Posts Tagged ‘Food’

In praise of fava beans

July 12, 2015

When I was growing up in the 1960s, I could have counted all the vegetables I knew on two hands. Carrots, peas, broccoli, string beans, celery, lettuce…. My mom was probably on the adventurous side because she made fresh artichokes for us even though we lived 3,000 miles from any artichoke fields.

Now of course the American palate has expanded. Kale is so trendy that it is just about passé! Safeway sells baby arugula. People have learned to roast brussel sprouts in olive oil rather than boiling them to odoriferous pulp.

Still, we all get stuck in food ruts, cooking the same familiar things over and over. I was bumped out of my rut last year when we joined a CSA food box program. That stands for Community Supported Agriculture, where people support nearby organic farmers by ordering a box of produce each week, a kind of vegetable version of the Book-of-the-Month Club.

You don’t get to choose what comes in your box. You get whatever is seasonal. So in the past few months, I’ve learned to cook and like watermelon radishes and kohlrabi. Now I even buy watermelon radishes at the store!  (Note: They are large beet-sized radishes with very pretty circles of pink, white, and light green. I dice them and roast them with beets, cauliflower, and butternut squash.)

I got another bump this week when our neighbors went on vacation and ordered us to eat whatever was ripe in their garden. This gave a whole new meaning to the phrase farm-to-table, since their garden is about six feet from my kitchen table.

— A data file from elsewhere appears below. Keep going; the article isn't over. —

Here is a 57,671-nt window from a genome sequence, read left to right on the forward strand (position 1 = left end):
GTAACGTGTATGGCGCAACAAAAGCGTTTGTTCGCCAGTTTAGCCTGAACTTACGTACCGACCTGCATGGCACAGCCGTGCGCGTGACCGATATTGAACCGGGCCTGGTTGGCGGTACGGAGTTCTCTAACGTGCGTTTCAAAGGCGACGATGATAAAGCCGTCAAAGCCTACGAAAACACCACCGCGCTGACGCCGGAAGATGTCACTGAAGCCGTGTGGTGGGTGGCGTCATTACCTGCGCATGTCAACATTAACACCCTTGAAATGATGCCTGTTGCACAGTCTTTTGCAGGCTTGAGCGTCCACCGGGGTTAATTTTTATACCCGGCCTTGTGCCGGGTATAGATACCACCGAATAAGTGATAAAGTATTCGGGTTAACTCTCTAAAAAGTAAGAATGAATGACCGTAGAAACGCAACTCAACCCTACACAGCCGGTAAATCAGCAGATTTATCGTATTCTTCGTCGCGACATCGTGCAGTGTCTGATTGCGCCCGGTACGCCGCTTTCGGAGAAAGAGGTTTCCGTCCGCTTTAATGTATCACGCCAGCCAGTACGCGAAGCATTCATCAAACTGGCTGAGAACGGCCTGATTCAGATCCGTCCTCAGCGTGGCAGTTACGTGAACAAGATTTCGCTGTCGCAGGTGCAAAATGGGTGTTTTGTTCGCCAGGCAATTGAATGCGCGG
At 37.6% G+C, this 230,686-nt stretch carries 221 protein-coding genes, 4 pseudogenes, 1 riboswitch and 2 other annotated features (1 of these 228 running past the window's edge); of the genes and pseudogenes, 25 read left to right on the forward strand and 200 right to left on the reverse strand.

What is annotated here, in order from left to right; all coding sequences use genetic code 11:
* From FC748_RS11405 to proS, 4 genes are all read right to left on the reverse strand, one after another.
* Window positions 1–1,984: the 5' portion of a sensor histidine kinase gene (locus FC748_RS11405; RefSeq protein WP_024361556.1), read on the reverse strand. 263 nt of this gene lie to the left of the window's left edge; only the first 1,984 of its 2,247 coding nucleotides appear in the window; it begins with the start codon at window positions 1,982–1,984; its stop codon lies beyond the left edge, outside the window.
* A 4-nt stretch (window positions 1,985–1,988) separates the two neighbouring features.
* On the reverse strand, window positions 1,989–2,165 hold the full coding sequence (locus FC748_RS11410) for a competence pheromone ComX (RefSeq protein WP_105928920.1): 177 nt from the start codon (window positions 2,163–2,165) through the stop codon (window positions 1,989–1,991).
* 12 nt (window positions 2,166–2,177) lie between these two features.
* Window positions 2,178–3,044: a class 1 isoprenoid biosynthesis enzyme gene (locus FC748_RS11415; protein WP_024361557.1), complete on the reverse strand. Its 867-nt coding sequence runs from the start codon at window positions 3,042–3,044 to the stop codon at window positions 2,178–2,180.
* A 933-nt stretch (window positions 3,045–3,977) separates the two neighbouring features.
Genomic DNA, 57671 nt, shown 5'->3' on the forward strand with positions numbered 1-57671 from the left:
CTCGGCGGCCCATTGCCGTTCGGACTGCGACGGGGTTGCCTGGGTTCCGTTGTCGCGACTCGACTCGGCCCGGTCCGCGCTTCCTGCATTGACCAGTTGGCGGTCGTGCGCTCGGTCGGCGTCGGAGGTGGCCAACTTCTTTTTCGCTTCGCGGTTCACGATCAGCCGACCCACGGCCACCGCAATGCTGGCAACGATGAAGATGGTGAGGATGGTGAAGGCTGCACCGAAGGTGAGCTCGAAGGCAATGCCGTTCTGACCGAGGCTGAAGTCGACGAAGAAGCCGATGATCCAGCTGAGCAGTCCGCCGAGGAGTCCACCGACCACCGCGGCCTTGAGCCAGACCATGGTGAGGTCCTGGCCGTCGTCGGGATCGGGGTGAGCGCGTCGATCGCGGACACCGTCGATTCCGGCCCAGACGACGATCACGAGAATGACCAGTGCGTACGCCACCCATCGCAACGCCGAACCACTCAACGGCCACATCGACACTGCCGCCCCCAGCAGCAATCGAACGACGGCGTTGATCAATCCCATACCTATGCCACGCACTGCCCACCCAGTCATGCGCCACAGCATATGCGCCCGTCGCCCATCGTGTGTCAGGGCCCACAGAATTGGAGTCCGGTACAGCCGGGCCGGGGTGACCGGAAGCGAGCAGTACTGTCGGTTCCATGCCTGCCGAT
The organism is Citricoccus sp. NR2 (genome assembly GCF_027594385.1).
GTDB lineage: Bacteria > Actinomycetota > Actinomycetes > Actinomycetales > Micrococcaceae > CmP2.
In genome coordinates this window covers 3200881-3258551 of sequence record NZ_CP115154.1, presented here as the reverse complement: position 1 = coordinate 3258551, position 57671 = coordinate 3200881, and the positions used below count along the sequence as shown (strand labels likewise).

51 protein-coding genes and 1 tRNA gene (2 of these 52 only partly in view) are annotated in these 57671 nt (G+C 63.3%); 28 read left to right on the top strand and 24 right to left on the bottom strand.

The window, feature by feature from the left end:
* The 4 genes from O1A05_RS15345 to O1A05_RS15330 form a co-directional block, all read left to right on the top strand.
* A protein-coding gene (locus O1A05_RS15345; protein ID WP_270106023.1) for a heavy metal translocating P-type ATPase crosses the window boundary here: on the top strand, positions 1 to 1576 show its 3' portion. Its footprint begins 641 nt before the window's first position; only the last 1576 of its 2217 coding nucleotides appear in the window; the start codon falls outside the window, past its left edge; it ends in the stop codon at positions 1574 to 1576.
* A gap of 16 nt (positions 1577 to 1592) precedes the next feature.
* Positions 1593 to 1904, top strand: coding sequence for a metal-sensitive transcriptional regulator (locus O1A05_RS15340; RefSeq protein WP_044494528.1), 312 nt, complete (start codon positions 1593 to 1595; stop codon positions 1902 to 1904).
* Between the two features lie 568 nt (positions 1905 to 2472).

Among other things, they were growing fava beans. Now, fava beans were something I’ve never had interest in buying or growing. I’d eaten them in paella, where they were big and brown and tasteless and mushy. You get three or four beans to a pod, and not too many pods on a plant, and they seemed like a whole lot of work for… just beans.

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Fava bean plant — look for the protruding bean pods / Photo by Ilana DeBare

But God forbid anything should go to waste. So I picked a bunch of our neighbor’s beans and perused various web sites to figure out what to do with them. I decided to blanche them and serve them with olive oil and salt, like tapas.

They were awesome!

Preparing them was half the fun. It takes more time than throwing a head of broccoli in a pot, but it’s much more interesting and sensual.

First you shell the beans. I was amazed to open up a fava pod and find the beans cocooned in a kind of fleece lining, a soft, wispy white fuzz covering the inside of the pod. It was like a sleeping bag for beans. This is a plant that knows how to take care of its babies! (Hint: score the seam of the pod with a knife to shell them more easily.)